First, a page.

kutani ware mark Kutani Yokohama: 九谷 横浜 - Hand scripted on a small vase with 1000 people design.  The second part of the mark is very poorly scripted but is likely intended as Yokohama.  Watano produced Kutani ware in the Yokohama region.
kutani no kuni mark on japanese porcelain Kutani Zo (on left) Kaga no Kuni (Kaga region - on right) - 九谷造 - 加賀国 - Kaga is the old prefecture name and porcelain from this region was called Kaga prior to the Meiji period after which Kutani became the preferred naming.
kutani porcelain from Japan Harujuki Sei 春之製 - Tentative transcription.  Hand scripted mark on a ewer taking inspiration from Royal Worcester.  Probably Kutani region late Meiji period.  Click mark to see the item.  Images by kind permission of Ecc.
Kutani ware occupied japan mark KS within a shield. Unidentified, possibly an agent or importers mark. Made during the occupied period 1945-52. Likely made by one of the former Kutani or Satsuma factories and in the dragon moriage style. Click mark to see full item.
Kutani Kumagaya Kumagaya Sei: 熊谷製 - using the central character in the circle it can also be read ク谷製 (Ku tani sei), possibly a deliberate double meaning.  'Great Japan' above.  Mark from inter-war period white porcelain cups and saucers with embossed gilt rims.  Image by kind courtesy of Erik A.
Kutani porcelain vase mark Kutani Kaburaki Sei no: 九谷 鏑木製之 - Hand scripted on a small vase dating to the late Meiji with bijin and extensive gilt.  Kaburaki was a merchant in Ishikawa and still operates as a retailer today.
japanese kutani porcelain Muraaki do: 村顕 堂  - Hand scripted on a pair of finely painted candlesticks of good quality.  A rarely referenced artist, Meiji period c1880.  This mark also sometimes found as Muraaki ga.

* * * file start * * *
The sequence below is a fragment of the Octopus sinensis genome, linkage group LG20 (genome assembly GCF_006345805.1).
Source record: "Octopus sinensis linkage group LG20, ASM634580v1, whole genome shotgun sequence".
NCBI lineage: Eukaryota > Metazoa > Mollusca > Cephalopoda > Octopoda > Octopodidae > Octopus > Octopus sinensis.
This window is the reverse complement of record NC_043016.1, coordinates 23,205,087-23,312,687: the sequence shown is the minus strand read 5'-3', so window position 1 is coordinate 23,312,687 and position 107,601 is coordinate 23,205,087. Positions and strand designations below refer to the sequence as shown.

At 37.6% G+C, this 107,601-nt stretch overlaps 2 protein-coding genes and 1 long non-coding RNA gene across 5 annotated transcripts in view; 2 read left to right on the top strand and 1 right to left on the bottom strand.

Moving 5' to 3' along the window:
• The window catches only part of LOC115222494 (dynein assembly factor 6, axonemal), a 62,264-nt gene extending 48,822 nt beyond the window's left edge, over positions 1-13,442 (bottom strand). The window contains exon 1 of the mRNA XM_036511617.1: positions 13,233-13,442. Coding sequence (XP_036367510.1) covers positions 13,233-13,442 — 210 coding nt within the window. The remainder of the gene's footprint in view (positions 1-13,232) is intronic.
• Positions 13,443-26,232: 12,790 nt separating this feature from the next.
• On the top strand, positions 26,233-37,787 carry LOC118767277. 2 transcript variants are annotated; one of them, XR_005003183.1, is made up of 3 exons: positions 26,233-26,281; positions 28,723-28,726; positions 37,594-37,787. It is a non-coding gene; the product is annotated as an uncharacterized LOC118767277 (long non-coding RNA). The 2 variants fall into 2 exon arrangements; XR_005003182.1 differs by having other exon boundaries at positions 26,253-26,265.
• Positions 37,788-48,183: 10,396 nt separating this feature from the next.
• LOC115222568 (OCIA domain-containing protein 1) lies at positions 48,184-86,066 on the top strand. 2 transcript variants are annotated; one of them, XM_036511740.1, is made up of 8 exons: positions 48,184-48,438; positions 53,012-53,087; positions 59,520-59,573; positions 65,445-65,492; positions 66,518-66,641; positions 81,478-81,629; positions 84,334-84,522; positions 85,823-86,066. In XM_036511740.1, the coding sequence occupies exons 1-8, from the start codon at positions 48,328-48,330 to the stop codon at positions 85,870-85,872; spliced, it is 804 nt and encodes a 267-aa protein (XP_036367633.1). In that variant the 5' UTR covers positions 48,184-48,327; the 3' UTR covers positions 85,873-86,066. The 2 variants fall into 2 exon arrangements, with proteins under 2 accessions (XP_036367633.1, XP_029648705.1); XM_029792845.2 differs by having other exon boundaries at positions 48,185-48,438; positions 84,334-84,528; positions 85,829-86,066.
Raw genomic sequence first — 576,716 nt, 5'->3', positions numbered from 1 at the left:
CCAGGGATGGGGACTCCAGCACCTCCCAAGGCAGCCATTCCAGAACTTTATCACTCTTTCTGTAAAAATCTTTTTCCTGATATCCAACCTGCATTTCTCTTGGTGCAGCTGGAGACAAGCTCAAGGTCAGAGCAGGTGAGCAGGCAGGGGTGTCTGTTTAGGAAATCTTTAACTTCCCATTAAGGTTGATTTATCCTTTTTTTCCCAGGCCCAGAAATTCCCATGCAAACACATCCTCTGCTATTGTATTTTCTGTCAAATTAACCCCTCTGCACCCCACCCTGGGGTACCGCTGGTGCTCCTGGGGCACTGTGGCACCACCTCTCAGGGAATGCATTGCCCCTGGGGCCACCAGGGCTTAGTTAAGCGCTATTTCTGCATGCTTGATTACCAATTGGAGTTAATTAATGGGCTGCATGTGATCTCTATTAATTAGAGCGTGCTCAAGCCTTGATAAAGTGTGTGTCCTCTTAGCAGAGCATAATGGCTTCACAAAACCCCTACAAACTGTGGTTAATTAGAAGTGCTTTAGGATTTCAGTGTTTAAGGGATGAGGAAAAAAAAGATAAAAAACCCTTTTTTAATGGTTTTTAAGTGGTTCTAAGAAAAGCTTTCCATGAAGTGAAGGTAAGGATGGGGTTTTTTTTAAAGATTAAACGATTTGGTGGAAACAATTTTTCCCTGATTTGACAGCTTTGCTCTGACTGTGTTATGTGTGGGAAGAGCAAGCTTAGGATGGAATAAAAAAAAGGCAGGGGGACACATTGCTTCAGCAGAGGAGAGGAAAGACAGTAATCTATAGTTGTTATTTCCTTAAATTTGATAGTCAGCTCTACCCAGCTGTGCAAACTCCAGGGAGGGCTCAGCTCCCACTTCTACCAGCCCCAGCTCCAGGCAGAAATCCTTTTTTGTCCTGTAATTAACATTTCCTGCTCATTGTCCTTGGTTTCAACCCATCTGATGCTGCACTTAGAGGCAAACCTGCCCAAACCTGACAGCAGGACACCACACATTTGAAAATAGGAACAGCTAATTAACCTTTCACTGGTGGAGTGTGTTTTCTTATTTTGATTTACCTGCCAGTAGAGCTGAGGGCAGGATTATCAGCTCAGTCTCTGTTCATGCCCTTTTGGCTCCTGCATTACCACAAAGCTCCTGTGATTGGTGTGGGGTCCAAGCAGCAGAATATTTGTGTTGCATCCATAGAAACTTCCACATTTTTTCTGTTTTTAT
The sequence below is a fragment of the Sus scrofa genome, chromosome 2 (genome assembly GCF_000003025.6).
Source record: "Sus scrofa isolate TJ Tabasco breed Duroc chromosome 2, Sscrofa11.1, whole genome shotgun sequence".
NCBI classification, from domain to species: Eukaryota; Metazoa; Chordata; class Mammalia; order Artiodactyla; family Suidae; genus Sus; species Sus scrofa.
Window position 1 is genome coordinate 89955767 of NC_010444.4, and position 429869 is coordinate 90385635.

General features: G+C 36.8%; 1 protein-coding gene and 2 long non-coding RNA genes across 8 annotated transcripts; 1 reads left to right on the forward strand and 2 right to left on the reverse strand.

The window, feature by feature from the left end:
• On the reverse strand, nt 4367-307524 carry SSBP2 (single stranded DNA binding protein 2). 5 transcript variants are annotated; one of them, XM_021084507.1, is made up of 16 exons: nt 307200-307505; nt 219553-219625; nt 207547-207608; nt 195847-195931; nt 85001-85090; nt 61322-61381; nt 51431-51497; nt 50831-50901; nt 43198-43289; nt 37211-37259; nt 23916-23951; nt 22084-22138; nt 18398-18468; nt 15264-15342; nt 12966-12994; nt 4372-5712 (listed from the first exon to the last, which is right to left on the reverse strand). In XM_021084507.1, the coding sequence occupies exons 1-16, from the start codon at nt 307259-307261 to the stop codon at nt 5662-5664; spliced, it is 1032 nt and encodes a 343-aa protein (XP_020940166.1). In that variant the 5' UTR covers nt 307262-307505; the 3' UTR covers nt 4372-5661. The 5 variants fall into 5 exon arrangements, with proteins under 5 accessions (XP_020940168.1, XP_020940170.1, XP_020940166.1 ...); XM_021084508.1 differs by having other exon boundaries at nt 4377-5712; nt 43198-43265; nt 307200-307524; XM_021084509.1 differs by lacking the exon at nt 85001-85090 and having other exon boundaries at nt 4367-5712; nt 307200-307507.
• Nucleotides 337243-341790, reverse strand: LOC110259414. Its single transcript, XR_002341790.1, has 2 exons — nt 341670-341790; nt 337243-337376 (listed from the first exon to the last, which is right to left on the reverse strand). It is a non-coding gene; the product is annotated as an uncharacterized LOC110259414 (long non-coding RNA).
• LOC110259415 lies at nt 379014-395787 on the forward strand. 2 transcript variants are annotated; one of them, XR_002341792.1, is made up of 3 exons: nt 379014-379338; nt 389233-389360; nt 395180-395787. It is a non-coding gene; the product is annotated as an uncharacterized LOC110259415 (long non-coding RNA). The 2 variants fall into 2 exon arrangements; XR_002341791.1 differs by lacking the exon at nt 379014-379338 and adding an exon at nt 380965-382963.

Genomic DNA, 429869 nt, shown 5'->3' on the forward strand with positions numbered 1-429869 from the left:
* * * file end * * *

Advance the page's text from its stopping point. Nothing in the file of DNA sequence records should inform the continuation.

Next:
Onagaya kutani marks Onagaya zo - 尾長屋 造 - Tentative naming from a eggshell porcelain set in the 1000 chrysanthemum pattern.  Also reads Japan Yokohama on the right 大日 横浜. 
kutani mark Kutani Setsuzan (do-sei): 九谷 雪山堂製 - Kutani made by Setsuzan - hand scripted mark in iron red.  The mark from a small tray in the shoza style.  Meiji late 19th century.
Kutani ware by Shira Shira (Sei): 白製 - Uncertain, the character may be used for a number of names including Akira, Haku, Kiyoshi and may others.  Mark from a late Meiji vase with bijin having Satsuma style influence.
Kutani marks, Shoei later period (Kutani) Shoei (九谷) 彰栄 - Considered to be a small workshop operating post war c1955-75.  Few details are known currently.  Mark from a dish painted in the Taisho period Satsuma style and on a porcelain body.  Mark courtesy CK Adams.  Click mark to see the dish.
 antique kutani ware mark Watano sei: 綿埜 - Made by Watano - hand scripted mark in red.  The mark from a high quality vase with fine detail in the Shoza style. Meiji, 19th century c1880.


Yamazaki kutani ware Yamazaki Ga - 山下 画 (Painted by Yamazaki).  Hand scripted in dark red on a vase painted with a simple landscape scene, early Showa period.
kutani porcelain value and information Zenjou? do zo - 錢杖 堂造 Mark from a late Meiji vase, the name does not seem to be referenced and is of an unusual form, possibly Zenjou or similar in the On reading.  Also marked do zo (made in the workshop), further marked 九谷 (Kutani) on the right.